Effective April 1, Janet Dillone will be resigning her post as CEO for Health Solutions at Siemens Medical Solutions, Malvern, Pennsylvania. Unfortunately, executives at HIT vendors come and go on a regular basis, with long-term players like Neil Pappalardo at Meditech (40 years) and Neal Patterson at Cerner (30 years) being rare exceptions. For example QuadraMed has had three CEOs in as many years, and McKesson has had a rapidly revolving door in its C-suite since acquiring HBOC 10 years ago.
What’s sad in this case is the fact that Janet was doing a dynamite job, by many accounts from both clients and employees, steering the ship at Siemens during some rather turbulent waters. In particular, Soarian has been quite a challenge over the 10 years since its inception, and Janet showed amazing courage and tenacity in standing by this product during its early teething problems, to where by today, Soarian clinicals are finally living up to the promises made during its 100-plus sales. During the early and mid-2000s, Soarian faced many challenges living up to expectations, and some execs may have been tempted to dump it, blame prior administrations for the problems and launch some new product/direction. Hats off to Janet for sticking by this product and its “workflow engine” design, and seeing it through birthing and early childhood.
Inside word is that Tom Miller will take over from Janet. Tom was her predecessor as CEO back in the early 2000s and has responsibility over other Siemens health care subsidiaries, which are far too complicated for something as short as a blog to ever explain. We worked with Tom for one client in the early 2000s and found him a pleasure to work with, so we hope he will take the reins from Janet and keep both Soarian and Siemens' many other products on track.
What's sad is that Janet probably represents one the last of the original “Malvernians,” that is, employees of the old Shared Medical Systems (SMS), who now seem to have been almost gone by free will or forced into early retirement. When planning the SMS 40th reunion last November, we first heard of a wave of retirements of the original team of “King of Prussains” who made SMS so great, and Janet, although not quite that old, had about 20 years of irreplacable experience with the original firm and it culture.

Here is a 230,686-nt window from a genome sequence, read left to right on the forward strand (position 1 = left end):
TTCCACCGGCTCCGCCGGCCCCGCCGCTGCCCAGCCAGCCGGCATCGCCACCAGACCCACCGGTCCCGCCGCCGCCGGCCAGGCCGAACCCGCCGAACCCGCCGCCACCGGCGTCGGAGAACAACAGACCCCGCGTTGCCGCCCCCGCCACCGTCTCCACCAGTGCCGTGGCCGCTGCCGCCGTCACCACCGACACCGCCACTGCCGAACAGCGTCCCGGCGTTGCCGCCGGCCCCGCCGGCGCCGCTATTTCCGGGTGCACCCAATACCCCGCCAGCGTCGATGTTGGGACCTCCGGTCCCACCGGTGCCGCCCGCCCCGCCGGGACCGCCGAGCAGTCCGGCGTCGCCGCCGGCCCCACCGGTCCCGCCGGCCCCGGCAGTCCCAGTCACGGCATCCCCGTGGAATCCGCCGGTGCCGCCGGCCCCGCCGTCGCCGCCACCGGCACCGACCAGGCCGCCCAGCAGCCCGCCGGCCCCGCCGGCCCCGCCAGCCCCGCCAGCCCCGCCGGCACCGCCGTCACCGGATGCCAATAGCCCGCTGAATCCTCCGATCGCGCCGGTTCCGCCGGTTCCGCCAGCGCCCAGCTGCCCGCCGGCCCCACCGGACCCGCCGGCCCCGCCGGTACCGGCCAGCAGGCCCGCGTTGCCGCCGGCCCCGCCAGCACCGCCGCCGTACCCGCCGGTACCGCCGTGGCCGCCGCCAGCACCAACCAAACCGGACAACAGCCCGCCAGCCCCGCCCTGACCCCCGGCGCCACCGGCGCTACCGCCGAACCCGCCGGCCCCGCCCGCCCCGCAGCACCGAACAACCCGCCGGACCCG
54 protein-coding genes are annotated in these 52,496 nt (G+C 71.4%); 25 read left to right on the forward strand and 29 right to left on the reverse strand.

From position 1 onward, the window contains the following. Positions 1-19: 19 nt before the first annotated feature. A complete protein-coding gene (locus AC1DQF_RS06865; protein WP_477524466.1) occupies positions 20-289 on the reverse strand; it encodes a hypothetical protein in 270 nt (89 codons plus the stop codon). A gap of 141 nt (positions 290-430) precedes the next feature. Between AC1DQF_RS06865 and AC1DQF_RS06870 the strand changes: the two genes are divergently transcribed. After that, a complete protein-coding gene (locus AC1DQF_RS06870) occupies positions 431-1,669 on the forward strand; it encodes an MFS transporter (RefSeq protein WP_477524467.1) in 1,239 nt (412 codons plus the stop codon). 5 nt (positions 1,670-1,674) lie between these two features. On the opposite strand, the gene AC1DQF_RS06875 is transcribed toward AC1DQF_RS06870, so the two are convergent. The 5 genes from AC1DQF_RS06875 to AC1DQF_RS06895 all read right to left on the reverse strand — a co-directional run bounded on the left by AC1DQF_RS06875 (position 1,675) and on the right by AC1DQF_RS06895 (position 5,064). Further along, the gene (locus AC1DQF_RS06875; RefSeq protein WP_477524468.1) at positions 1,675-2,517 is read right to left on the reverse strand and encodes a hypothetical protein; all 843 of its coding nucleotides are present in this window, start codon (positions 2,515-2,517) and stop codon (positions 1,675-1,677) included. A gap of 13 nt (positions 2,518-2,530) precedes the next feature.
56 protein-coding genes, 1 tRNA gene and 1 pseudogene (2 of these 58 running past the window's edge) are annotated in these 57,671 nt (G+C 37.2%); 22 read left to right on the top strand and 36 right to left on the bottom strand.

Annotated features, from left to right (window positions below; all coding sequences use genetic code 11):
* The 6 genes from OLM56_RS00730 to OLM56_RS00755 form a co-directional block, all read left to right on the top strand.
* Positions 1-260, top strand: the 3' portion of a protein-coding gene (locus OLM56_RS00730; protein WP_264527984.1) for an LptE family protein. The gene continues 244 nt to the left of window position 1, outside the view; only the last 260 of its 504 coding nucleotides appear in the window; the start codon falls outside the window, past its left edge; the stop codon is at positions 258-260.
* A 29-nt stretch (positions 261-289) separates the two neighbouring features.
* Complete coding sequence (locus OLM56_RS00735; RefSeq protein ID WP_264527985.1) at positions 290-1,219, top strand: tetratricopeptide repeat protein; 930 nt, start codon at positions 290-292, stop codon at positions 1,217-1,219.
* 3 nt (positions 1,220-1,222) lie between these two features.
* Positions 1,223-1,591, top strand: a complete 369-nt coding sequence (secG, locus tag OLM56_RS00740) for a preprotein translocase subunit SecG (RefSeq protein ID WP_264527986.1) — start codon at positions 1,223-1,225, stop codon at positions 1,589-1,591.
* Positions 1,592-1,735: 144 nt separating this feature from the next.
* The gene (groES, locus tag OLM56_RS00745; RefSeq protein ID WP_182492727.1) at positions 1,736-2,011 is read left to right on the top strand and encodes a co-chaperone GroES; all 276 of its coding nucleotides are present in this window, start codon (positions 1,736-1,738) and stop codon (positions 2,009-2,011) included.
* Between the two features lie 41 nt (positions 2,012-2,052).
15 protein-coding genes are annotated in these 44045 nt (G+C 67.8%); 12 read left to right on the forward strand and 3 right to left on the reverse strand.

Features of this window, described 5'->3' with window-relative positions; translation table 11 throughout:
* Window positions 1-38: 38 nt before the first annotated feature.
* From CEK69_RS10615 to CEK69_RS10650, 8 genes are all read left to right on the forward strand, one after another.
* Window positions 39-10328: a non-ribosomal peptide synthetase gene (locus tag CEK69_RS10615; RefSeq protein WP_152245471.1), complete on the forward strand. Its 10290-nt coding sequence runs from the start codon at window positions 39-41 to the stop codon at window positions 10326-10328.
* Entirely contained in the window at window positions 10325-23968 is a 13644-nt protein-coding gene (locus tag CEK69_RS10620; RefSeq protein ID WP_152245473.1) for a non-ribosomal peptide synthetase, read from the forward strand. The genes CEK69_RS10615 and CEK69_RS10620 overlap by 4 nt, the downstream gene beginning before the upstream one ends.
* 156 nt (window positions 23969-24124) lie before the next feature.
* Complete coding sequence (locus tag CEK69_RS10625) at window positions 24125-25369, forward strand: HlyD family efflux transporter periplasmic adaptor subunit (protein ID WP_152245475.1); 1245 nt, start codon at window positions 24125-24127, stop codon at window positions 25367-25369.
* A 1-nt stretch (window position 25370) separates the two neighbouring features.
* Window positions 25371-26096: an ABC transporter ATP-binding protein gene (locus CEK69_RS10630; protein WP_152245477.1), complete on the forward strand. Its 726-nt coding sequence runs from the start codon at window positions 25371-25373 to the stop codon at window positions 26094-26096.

SMS had been the No. 1 vendor in the industry for about two decades prior to its acquisition by Siemens in 2000, and has since slipped to third behind McKesson and Cerner (in terms of annual revenue). It was the original, hard-working employees like Janet who built the firm through the sweat of their brows, and the new generation of Siemens executives and many new hires have completely replaced these old veterans who gave SMS its original spark and made it an amazingly successful vendor. I wish Tom well in picking up the reins again. Janet was just named executive vice president and general manager of the health care business unit of Nuance Communications, a vendor of speech recognition software for multiple industries. Nuance picked up a real gem!
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